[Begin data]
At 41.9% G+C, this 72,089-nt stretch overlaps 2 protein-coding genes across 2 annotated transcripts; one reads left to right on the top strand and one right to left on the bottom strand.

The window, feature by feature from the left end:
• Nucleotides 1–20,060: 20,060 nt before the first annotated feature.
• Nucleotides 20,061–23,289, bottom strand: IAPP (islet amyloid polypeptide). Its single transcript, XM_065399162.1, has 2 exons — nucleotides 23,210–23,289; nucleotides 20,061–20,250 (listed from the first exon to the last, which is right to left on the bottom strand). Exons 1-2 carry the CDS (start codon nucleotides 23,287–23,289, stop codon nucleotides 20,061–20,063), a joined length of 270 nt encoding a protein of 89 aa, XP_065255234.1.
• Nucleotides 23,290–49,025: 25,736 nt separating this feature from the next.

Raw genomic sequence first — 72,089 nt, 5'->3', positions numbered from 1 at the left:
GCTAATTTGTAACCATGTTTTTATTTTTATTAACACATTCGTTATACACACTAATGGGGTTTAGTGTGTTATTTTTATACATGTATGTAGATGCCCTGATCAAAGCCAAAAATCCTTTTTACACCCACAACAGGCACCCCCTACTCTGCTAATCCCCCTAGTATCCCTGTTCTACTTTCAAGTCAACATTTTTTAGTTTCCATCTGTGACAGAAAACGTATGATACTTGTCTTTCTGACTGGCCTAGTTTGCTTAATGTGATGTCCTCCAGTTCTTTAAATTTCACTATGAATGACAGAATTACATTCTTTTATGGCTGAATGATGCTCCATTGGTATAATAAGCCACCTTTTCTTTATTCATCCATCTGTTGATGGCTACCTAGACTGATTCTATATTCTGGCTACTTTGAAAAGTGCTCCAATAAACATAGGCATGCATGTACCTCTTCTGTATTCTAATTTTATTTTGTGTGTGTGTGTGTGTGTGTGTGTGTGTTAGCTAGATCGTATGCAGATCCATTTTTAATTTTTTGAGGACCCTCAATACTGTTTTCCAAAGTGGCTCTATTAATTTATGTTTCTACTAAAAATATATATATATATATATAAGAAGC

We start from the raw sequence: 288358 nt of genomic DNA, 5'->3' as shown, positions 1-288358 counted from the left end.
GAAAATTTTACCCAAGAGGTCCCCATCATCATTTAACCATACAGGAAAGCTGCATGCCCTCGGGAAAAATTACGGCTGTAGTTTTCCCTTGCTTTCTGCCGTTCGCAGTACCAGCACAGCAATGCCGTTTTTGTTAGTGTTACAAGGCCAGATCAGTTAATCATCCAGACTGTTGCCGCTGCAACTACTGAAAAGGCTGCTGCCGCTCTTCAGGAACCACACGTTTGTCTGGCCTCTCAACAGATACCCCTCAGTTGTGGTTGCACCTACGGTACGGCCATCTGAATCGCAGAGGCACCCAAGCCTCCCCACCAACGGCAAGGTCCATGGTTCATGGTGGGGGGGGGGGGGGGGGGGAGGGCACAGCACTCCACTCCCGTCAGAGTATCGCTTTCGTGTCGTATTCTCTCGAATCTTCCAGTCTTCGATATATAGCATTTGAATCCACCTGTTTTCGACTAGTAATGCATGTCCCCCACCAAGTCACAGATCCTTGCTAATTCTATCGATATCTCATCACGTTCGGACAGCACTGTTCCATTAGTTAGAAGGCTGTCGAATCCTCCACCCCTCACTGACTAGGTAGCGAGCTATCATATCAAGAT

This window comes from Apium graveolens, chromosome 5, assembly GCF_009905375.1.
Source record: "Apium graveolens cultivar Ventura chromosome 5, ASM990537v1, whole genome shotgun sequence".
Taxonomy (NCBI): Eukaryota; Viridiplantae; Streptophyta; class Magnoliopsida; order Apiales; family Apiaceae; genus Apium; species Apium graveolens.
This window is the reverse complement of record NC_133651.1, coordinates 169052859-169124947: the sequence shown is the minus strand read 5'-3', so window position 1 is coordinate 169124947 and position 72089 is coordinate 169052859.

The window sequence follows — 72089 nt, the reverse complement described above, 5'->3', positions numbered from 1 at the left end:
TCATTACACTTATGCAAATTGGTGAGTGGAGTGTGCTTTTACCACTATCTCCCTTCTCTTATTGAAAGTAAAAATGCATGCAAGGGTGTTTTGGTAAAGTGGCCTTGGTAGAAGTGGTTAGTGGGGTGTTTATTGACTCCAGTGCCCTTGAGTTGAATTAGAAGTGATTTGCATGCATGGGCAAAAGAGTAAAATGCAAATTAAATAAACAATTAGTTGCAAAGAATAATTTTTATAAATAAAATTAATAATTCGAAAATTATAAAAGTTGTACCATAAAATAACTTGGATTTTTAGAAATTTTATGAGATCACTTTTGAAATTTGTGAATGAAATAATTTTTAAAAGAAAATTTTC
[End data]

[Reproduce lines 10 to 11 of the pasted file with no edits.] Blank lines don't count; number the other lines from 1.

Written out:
This window comes from Apium graveolens, chromosome 5, assembly GCF_009905375.1.
Source record: "Apium graveolens cultivar Ventura chromosome 5, ASM990537v1, whole genome shotgun sequence".